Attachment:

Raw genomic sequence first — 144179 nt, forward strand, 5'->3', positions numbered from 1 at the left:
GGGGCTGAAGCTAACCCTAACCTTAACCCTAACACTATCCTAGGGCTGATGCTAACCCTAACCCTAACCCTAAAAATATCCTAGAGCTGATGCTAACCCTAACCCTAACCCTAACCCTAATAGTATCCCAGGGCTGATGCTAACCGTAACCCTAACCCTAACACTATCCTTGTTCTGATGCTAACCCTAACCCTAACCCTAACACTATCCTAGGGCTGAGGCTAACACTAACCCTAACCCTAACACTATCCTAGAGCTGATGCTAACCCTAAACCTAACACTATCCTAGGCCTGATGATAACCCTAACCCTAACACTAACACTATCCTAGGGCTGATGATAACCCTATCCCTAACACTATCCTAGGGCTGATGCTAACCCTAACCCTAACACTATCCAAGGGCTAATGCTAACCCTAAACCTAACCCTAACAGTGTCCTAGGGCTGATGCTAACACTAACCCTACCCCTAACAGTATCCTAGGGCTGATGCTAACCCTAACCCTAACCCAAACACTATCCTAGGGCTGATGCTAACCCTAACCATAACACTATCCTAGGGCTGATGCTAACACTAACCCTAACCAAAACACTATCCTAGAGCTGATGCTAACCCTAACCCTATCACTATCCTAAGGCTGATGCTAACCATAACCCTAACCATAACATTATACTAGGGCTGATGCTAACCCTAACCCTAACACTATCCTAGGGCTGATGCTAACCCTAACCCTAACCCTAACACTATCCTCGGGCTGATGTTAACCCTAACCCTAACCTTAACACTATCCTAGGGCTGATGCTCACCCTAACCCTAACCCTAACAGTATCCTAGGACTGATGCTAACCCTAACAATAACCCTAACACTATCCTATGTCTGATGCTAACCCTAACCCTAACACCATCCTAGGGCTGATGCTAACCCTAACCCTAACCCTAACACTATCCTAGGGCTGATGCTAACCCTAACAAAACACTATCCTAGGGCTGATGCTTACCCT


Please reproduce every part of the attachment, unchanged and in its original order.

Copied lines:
Raw genomic sequence first — 144179 nt, forward strand, 5'->3', positions numbered from 1 at the left:
GGGGCTGAAGCTAACCCTAACCTTAACCCTAACACTATCCTAGGGCTGATGCTAACCCTAACCCTAACCCTAAAAATATCCTAGAGCTGATGCTAACCCTAACCCTAACCCTAACCCTAATAGTATCCCAGGGCTGATGCTAACCGTAACCCTAACCCTAACACTATCCTTGTTCTGATGCTAACCCTAACCCTAACCCTAACACTATCCTAGGGCTGAGGCTAACACTAACCCTAACCCTAACACTATCCTAGAGCTGATGCTAACCCTAAACCTAACACTATCCTAGGCCTGATGATAACCCTAACCCTAACACTAACACTATCCTAGGGCTGATGATAACCCTATCCCTAACACTATCCTAGGGCTGATGCTAACCCTAACCCTAACACTATCCAAGGGCTAATGCTAACCCTAAACCTAACCCTAACAGTGTCCTAGGGCTGATGCTAACACTAACCCTACCCCTAACAGTATCCTAGGGCTGATGCTAACCCTAACCCTAACCCAAACACTATCCTAGGGCTGATGCTAACCCTAACCATAACACTATCCTAGGGCTGATGCTAACACTAACCCTAACCAAAACACTATCCTAGAGCTGATGCTAACCCTAACCCTATCACTATCCTAAGGCTGATGCTAACCATAACCCTAACCATAACATTATACTAGGGCTGATGCTAACCCTAACCCTAACACTATCCTAGGGCTGATGCTAACCCTAACCCTAACCCTAACACTATCCTCGGGCTGATGTTAACCCTAACCCTAACCTTAACACTATCCTAGGGCTGATGCTCACCCTAACCCTAACCCTAACAGTATCCTAGGACTGATGCTAACCCTAACAATAACCCTAACACTATCCTATGTCTGATGCTAACCCTAACCCTAACACCATCCTAGGGCTGATGCTAACCCTAACCCTAACCCTAACACTATCCTAGGGCTGATGCTAACCCTAACAAAACACTATCCTAGGGCTGATGCTTACCCT